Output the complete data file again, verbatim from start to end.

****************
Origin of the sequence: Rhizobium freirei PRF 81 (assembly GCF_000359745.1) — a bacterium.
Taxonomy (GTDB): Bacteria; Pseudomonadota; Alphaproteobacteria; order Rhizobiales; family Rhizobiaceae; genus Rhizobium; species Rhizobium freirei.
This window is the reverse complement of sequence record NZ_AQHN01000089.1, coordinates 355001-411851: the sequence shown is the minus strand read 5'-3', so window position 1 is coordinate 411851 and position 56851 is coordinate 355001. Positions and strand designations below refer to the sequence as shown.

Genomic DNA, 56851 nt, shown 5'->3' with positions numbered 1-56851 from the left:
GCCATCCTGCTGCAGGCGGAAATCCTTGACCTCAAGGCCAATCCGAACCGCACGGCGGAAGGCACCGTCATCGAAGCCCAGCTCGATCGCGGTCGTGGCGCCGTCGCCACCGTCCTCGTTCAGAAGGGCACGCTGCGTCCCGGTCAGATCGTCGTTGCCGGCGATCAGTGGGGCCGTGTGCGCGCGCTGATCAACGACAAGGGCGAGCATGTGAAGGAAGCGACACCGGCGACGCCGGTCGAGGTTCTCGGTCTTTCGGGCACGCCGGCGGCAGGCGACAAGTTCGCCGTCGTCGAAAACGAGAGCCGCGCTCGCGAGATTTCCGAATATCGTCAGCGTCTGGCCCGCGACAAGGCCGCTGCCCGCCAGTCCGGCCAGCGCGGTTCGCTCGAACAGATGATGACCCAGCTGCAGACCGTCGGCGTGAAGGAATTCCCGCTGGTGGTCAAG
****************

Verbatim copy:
Origin of the sequence: Rhizobium freirei PRF 81 (assembly GCF_000359745.1) — a bacterium.
Taxonomy (GTDB): Bacteria; Pseudomonadota; Alphaproteobacteria; order Rhizobiales; family Rhizobiaceae; genus Rhizobium; species Rhizobium freirei.
This window is the reverse complement of sequence record NZ_AQHN01000089.1, coordinates 355001-411851: the sequence shown is the minus strand read 5'-3', so window position 1 is coordinate 411851 and position 56851 is coordinate 355001. Positions and strand designations below refer to the sequence as shown.

Genomic DNA, 56851 nt, shown 5'->3' with positions numbered 1-56851 from the left:
GCCATCCTGCTGCAGGCGGAAATCCTTGACCTCAAGGCCAATCCGAACCGCACGGCGGAAGGCACCGTCATCGAAGCCCAGCTCGATCGCGGTCGTGGCGCCGTCGCCACCGTCCTCGTTCAGAAGGGCACGCTGCGTCCCGGTCAGATCGTCGTTGCCGGCGATCAGTGGGGCCGTGTGCGCGCGCTGATCAACGACAAGGGCGAGCATGTGAAGGAAGCGACACCGGCGACGCCGGTCGAGGTTCTCGGTCTTTCGGGCACGCCGGCGGCAGGCGACAAGTTCGCCGTCGTCGAAAACGAGAGCCGCGCTCGCGAGATTTCCGAATATCGTCAGCGTCTGGCCCGCGACAAGGCCGCTGCCCGCCAGTCCGGCCAGCGCGGTTCGCTCGAACAGATGATGACCCAGCTGCAGACCGTCGGCGTGAAGGAATTCCCGCTGGTGGTCAAG